Set on the east coast of New Zealand in the year 1984, Boy, an 11-year-old kid and devout Michael Jackson fan gets a chance to know his father, who has returned to find a bag of money he buried years ago.
An intimate story set during the 1860s in which a young Irish woman Sarah and her family find themselves on both sides of the turbulent wars between British and Maori during the British colonization of New Zealand.
This sequel to the New Zealand-set drama "Once Were Warriors" revisits alcoholic Maori man Jake Heke (Temuera Morrison) and his wife, Beth (Rena Owen), who have separated, largely due to ... See full summary »
Featuring the characters from Murray Ball's "Footrot Flats", (New Zealands most beloved local cartoon strip ). Questions to be answered include: Will Wal Footrot win the affections of ... See full summary »
In New Zealand in the 1860s the native Maori people fought the British colonials to keep the land guaranteed to them by treaty. The warrior Te Wheke fights for the British until betrayal ... See full summary »
Meet best friends Michael, Albert, Stanley and Sefa; the ladies' man, the good boy, the weird one and the party boy. They're staring down the barrel of their thirtieth birthdays, but still act as if they're sixteen; they get drunk, they chase the wrong women and they have a remarkable record of misbehaving and causing chaos at every wedding they attend. But now Michael's younger brother Sione is getting married, and everything is about to change. Sione is their boy, the kid they used to look after, who grew up while they were still partying. And to ensure his big day isn't spoiled by his boys and their idiot antics, Sione has issued an ultimatum; the guys all have to bring dates to the wedding. And not just any dates; real girlfriends, someone they've made a commitment to. They have one month. So just how hard can it be to get a date for your best boy's wedding? Written by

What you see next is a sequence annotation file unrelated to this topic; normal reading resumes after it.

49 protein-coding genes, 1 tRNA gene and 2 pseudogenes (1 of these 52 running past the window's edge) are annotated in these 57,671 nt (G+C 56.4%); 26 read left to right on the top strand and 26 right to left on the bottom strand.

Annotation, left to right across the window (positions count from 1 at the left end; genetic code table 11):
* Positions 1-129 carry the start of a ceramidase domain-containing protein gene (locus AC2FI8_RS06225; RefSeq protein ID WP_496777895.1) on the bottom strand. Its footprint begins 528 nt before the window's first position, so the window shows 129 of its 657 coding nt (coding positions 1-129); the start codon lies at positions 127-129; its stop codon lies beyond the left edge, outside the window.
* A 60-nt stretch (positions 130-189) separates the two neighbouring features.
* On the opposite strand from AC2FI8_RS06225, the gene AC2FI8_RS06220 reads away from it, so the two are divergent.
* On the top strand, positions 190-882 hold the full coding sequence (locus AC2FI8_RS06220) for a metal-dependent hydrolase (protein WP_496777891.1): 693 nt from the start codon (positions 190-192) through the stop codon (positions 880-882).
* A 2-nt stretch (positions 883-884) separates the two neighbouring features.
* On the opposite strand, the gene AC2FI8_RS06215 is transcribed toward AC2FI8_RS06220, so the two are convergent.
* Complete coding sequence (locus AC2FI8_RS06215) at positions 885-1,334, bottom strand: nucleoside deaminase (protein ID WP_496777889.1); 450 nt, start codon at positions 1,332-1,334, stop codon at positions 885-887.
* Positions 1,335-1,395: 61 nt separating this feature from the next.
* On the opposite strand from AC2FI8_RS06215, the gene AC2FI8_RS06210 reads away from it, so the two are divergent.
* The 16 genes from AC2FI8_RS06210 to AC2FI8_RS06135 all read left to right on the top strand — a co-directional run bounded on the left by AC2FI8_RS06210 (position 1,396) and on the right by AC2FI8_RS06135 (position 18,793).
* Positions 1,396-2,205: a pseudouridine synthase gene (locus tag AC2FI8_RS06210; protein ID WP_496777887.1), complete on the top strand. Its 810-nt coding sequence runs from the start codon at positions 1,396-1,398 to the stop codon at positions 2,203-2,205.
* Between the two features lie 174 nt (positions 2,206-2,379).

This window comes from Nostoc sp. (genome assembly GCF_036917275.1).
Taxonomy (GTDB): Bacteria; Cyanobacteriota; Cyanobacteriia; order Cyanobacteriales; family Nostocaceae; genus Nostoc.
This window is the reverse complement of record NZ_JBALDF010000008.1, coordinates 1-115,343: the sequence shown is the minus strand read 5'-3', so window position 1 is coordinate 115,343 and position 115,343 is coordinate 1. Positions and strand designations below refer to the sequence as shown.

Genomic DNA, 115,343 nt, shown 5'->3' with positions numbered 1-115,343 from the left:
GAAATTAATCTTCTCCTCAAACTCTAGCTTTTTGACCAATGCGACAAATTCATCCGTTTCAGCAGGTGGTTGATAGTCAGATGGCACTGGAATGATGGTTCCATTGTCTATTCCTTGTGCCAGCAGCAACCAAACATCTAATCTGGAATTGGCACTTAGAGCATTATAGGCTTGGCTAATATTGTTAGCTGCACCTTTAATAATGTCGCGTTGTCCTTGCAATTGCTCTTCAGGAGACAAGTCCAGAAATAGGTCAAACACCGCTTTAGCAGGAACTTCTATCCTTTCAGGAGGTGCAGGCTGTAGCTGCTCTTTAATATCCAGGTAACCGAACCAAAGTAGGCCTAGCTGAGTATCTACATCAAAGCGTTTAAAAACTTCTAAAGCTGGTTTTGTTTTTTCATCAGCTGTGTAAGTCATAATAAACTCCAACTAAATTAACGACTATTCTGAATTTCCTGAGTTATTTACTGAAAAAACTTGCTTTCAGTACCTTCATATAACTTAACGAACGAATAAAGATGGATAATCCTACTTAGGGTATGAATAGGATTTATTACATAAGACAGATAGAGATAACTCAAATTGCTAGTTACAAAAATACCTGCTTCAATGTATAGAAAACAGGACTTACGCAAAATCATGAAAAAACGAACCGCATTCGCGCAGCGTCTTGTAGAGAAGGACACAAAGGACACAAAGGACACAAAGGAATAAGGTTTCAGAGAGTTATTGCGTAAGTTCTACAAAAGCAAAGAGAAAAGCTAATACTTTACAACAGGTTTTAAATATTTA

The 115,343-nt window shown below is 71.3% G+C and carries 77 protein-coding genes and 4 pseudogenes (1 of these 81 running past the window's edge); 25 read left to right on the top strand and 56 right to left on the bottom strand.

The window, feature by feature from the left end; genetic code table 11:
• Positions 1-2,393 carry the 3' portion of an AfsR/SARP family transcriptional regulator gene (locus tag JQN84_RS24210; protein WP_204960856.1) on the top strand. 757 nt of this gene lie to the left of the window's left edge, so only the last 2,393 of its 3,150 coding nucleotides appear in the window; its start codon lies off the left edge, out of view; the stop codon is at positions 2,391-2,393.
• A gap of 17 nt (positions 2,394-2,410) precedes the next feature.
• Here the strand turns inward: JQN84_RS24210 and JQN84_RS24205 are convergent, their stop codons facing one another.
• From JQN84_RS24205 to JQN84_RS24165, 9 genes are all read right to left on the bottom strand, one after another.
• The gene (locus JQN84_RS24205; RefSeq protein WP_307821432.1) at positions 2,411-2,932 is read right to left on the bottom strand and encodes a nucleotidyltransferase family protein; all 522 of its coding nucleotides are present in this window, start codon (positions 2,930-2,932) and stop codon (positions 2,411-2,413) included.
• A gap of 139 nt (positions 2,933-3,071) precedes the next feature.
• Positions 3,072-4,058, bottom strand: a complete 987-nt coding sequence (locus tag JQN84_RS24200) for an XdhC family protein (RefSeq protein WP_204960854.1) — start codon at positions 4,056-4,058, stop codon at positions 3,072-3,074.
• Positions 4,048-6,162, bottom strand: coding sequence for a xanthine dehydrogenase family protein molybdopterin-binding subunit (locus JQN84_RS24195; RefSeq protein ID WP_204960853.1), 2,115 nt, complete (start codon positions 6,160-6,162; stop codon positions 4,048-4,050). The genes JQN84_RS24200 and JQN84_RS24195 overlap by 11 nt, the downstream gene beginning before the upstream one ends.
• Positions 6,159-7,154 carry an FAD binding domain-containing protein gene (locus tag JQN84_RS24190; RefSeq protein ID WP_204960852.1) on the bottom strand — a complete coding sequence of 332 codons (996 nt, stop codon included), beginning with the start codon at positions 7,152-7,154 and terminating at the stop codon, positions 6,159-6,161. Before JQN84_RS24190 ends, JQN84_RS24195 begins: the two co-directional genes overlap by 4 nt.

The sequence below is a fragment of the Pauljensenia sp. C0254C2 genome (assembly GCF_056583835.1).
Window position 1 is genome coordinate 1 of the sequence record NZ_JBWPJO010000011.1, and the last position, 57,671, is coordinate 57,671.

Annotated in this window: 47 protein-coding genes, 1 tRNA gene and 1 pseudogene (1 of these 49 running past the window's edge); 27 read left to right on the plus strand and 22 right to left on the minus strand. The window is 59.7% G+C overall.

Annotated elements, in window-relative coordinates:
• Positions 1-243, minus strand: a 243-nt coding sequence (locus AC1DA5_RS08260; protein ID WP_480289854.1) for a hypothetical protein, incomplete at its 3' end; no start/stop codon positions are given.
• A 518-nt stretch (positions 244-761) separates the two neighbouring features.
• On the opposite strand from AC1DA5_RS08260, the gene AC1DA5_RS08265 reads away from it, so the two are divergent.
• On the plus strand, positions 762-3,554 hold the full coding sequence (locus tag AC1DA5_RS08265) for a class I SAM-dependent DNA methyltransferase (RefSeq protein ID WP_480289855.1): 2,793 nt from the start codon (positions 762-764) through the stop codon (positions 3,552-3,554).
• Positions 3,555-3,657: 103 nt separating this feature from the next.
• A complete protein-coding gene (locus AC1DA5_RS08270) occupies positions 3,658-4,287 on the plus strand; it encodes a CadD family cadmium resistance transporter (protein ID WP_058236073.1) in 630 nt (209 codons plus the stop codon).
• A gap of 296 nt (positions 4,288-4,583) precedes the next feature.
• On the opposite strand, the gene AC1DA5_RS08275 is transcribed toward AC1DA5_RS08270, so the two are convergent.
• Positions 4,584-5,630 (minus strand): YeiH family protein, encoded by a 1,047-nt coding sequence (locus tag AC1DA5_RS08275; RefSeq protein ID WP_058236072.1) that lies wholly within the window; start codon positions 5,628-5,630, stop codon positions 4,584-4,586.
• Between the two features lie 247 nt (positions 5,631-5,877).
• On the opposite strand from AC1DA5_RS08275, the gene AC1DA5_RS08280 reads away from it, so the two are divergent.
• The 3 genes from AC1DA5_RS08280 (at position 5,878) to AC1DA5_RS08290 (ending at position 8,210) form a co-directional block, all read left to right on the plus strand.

I highly enjoyed this film, even though some of the acting wasn't always fantastic.
This film will definitely appeal to Pacific Islanders, or people who know Islanders because the jokes are so true! Coming from a school where the colour of skin is mostly brown, I recognised all the jokes and nearly wet my pants laughing! The favourite for me had to Derek the white Samoan from Glenfeild, who reminded me of so many white try hard gangsters at my school.
Definitely go see this film, unless you are from Christchurch because then you won't understand it because there are no brown people down that way.
Duckrockers Fo' life!
7 of 12 people found this review helpful.
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